Compensation of Laser Phase Noise Using DSP in Multichannel Fiber-Optic Communications
Doctoral thesis, 2020
One of the main impairments that limit the throughput of fiber-optic communication systems is laser phase noise, where the phase of the laser output drifts with time. This impairment can be highly correlated across channels that share lasers in multichannel fiber-optic systems based on, e.g., wavelength-division multiplexing using frequency combs or space-division multiplexing. In this thesis, potential improvements in the system tolerance to laser phase noise that are obtained through the use of joint-channel digital signal processing are investigated. To accomplish this, a simple multichannel phase-noise model is proposed, in which the phase noise is arbitrarily correlated across the channels. Using this model, high-performance pilot-aided phase-noise compensation and data-detection algorithms are designed for multichannel fiber-optic systems using Bayesian-inference frameworks. Through Monte Carlo simulations of coded transmission in the presence of moderate laser phase noise, it is shown that joint-channel processing can yield close to a 1 dB improvement in power efficiency. It is further shown that the algorithms are highly dependent on the positions of pilots across time and channels. Hence, the problem of identifying effective pilot distributions is studied.
The proposed phase-noise model and algorithms are validated using experimental data based on uncoded space-division multiplexed transmission through a weakly-coupled, homogeneous, single-mode, 3-core fiber. It is found that the performance improvements predicted by simulations based on the model are reasonably close to the experimental results. Moreover, joint-channel processing is found to increase the maximum tolerable transmission distance by up to 10% for practical pilot rates.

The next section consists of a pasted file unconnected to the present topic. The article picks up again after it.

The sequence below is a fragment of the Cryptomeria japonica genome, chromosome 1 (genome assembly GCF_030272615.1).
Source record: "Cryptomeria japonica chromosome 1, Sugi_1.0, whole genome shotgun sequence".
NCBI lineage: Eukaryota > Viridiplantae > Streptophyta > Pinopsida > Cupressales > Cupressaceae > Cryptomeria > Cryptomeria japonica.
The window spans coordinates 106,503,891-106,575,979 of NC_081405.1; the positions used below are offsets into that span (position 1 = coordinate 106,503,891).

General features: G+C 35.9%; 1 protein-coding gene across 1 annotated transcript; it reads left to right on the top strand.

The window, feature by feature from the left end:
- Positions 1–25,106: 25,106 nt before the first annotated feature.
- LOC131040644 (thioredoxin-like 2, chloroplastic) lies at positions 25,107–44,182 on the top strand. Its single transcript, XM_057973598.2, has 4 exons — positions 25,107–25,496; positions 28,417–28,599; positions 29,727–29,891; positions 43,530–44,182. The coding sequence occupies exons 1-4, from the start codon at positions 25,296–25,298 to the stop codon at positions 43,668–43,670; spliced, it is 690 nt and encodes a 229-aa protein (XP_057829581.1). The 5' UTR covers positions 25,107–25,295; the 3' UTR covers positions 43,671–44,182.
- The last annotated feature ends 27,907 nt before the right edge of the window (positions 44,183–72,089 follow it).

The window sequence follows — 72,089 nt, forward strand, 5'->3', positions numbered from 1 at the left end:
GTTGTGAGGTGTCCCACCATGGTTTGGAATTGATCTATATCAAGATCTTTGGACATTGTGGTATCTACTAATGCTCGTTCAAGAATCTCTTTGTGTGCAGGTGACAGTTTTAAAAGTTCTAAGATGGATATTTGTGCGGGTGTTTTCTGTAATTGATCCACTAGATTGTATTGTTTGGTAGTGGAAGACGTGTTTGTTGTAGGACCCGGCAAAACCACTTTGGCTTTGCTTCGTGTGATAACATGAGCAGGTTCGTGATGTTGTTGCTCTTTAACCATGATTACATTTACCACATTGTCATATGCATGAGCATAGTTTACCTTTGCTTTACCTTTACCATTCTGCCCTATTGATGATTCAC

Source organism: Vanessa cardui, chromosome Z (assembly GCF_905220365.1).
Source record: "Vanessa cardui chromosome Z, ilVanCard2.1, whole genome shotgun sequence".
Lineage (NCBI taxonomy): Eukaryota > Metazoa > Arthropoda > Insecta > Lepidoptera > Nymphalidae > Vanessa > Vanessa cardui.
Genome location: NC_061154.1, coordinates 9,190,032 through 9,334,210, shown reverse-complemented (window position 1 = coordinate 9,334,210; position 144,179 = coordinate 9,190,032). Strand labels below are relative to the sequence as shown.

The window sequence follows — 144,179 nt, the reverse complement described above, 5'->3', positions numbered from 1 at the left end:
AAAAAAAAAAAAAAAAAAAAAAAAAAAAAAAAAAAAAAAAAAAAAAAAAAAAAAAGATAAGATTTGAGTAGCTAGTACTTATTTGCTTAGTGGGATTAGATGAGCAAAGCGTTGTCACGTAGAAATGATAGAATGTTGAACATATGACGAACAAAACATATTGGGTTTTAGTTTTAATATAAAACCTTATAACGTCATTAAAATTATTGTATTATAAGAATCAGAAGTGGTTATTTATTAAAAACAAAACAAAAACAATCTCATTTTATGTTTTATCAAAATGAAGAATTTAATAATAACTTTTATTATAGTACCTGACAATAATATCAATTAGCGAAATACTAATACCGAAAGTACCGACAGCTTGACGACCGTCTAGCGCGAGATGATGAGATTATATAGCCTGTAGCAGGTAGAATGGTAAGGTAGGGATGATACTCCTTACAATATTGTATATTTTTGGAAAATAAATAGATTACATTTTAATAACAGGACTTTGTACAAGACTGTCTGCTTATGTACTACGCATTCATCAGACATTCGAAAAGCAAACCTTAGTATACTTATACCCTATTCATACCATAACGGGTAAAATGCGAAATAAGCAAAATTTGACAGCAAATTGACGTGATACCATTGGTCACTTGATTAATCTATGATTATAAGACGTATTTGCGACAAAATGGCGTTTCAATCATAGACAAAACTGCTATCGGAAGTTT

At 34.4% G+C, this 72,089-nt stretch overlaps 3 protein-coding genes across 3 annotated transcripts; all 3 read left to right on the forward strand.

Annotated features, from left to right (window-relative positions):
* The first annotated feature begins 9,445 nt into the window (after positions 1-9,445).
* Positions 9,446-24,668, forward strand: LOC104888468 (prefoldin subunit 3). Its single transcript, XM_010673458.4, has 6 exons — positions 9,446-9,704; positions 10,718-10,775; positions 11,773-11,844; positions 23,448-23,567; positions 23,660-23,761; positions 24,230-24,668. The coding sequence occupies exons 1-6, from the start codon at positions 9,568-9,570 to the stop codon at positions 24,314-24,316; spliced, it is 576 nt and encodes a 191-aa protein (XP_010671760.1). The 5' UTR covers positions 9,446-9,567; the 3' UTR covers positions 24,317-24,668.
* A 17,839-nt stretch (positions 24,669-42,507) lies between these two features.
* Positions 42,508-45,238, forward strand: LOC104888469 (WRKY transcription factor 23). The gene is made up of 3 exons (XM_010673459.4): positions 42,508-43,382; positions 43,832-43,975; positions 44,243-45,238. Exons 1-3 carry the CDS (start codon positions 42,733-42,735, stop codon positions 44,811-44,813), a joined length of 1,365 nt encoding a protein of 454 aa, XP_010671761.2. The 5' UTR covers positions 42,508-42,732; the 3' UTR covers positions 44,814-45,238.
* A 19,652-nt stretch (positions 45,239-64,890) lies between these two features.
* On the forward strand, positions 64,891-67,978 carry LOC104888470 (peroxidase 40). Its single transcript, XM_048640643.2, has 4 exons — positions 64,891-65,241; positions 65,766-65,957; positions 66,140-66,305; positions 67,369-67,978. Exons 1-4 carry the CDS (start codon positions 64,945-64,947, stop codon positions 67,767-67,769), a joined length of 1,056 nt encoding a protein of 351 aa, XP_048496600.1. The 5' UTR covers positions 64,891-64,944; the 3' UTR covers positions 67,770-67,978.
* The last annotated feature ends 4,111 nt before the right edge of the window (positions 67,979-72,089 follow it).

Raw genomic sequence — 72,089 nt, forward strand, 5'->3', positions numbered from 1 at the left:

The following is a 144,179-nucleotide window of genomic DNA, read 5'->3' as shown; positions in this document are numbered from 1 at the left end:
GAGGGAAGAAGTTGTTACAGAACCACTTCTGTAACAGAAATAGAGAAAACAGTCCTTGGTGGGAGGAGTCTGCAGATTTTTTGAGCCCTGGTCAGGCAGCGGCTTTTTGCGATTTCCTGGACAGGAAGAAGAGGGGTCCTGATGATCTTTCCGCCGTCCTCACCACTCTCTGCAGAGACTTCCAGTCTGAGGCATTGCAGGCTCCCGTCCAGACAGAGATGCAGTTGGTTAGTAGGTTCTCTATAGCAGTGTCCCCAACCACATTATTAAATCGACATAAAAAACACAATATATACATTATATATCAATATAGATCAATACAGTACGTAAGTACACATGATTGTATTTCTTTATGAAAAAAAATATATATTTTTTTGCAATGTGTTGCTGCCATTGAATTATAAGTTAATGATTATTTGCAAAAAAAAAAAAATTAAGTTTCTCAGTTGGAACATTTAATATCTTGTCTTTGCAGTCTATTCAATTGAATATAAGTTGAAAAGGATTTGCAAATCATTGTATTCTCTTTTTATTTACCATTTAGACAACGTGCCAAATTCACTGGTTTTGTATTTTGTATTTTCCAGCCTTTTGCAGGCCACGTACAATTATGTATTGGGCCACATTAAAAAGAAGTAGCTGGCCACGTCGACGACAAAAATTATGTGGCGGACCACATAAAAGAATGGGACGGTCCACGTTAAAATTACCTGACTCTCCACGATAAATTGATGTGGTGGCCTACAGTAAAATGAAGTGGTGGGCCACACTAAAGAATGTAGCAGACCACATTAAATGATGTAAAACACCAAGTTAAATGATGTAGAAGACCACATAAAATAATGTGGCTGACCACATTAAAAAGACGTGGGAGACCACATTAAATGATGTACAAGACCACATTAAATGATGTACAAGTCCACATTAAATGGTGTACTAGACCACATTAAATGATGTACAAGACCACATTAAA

Various phenomena decorrelate the laser phase noise between channels in multichannel transmission, reducing the potency of schemes that exploit this correlation. One such phenomenon is intercore skew, where the spatial channels experience different propagation velocities. The effect of intercore skew on the performance of joint-core phase-noise compensation is studied. Assuming that the channels are aligned in the receiver, joint-core processing is found to be beneficial in the presence of skew if the linewidth of the local oscillator is lower than the light-source laser linewidth.
In the case that the laser phase noise is completely uncorrelated across channels in multichannel transmission, it is shown that the system performance can be improved by applying transmitter-side multidimensional signal rotations. This is found by numerically optimizing rotations of four-dimensional signals that are transmitted through two channels. Structured four-dimensional rotations based on Hadamard matrices are found to be near-optimal. Moreover, in the case of high signal-to-noise ratios and high signal dimensionalities, Hadamard-based rotations are found to increase the achievable information rate by up to 0.25 bits per complex symbol for transmission of higher-order modulations.
digital signal processing
Coherent fiber-optic communications
laser phase noise